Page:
The developments surrounding the regulation of cannabis products, and the impact of that regulation on the ability of broadcasters and other media companies to run ads for these products, continue on an almost daily basis. Of course, the developments don’t all point in a single direction. As described below, at the same time as the FDA schedules a hearing to look at cannabis products and the rules that should apply to them, the FTC and FDA together have written warning letters to CBD marketers advising them to stay away from making specific health claims about their products and to avoid promoting edible products. What does this mean for media companies that have been approached to advertise these products?

We very recently wrote about the murky state of the law on CBD advertising (mentioning our continuing concerns about marijuana advertising even in states where it has been “legalized”). In that article, we warned that broadcasters should be particularly concerned about selling advertising that markets CBD products to be ingested, or advertising which makes unsupported health claims. In a joint action announced last week, the FTC and the FDA wrote letters to three sellers of CBD products, warning those companies that their marketing raised legal issues. In these letters, the FTC expressed concern that the marketing contained health claims that could not be substantiated, and the FDA was concerned about the marketing of supplements and other CDB products to be taken orally that had not been approved by the FDA as either foods or medicines. At least one of the letters cited a “salve” that presumably was not to be ingested, so the concern there seemed to be solely the specific health claims made for the product. These letters reinforce the concerns that we expressed about advertising that contains specific health claims or which deals with products to be taken by mouth (either as dietary supplements, medicines or in other foods) – so stations should be especially wary of such ads.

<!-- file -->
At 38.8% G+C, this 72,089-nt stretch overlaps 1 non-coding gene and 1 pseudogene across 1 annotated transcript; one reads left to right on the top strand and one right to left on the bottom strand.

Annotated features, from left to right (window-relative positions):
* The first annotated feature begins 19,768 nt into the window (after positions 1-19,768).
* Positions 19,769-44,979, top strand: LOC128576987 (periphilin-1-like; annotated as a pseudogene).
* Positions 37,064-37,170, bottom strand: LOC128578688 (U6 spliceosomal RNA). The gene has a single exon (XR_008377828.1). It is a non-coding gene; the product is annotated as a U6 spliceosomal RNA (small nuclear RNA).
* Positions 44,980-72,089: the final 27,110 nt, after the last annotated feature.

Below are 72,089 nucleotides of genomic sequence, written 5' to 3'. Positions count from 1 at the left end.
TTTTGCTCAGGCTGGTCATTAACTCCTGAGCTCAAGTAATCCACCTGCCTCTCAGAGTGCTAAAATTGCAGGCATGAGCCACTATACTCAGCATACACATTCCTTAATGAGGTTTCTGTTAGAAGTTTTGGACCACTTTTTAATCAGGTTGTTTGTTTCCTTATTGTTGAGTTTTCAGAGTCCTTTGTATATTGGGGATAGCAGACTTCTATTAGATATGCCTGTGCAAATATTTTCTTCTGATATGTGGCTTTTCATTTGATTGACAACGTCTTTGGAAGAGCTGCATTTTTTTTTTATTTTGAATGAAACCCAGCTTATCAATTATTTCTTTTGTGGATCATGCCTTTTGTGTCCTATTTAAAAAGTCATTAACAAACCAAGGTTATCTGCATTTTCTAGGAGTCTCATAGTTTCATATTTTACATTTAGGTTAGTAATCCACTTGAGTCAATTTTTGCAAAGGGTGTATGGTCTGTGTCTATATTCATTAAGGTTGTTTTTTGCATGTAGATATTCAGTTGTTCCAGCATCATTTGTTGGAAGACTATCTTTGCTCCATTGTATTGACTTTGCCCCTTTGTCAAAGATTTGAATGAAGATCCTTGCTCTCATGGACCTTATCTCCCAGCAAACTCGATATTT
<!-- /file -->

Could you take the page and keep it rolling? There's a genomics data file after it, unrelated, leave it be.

In our article we also mentioned that the FDA was expected to hold a hearing soon to look at the issues of regulating CBD and other cannabis products – looking at labeling and purity standards as well as other issues involved in the marketing of such products. A notice was published in the Federal Register this week announcing that the hearing will be held on May 31, and written comments will be accepted through July 2. It will be interesting to watch this proceeding to see the issues that are of concern to the FDA in marketing these cannabis products.

Together, these actions reiterate the ambiguous status of CBD sales. As we detailed in our prior article, while the 2018 Farm Act seems to legalize the production and sale of hemp-based CBD products, that production and sale is only supposed to be done pursuant to federal and state laws that have not yet been approved. Some production is also legal under the 2014 Farm Act, but it is difficult to determine whether what is being sold has really been legally produced. But CBD products seem to be ubiquitous – I even recently received an ad from a well-known national chain of beauty spas from which I had once purchased a gift certificate advertising their new CBD oil treatments. And even big chain drugstores like CVS and Walgreens seem to be getting into the sale of at least some CBDs. Broadcasters and other media companies nonetheless need to move slowly and talk with counsel about ways to minimize risks in accepting advertising for what has become a fast-growing product category for all sorts of businesses.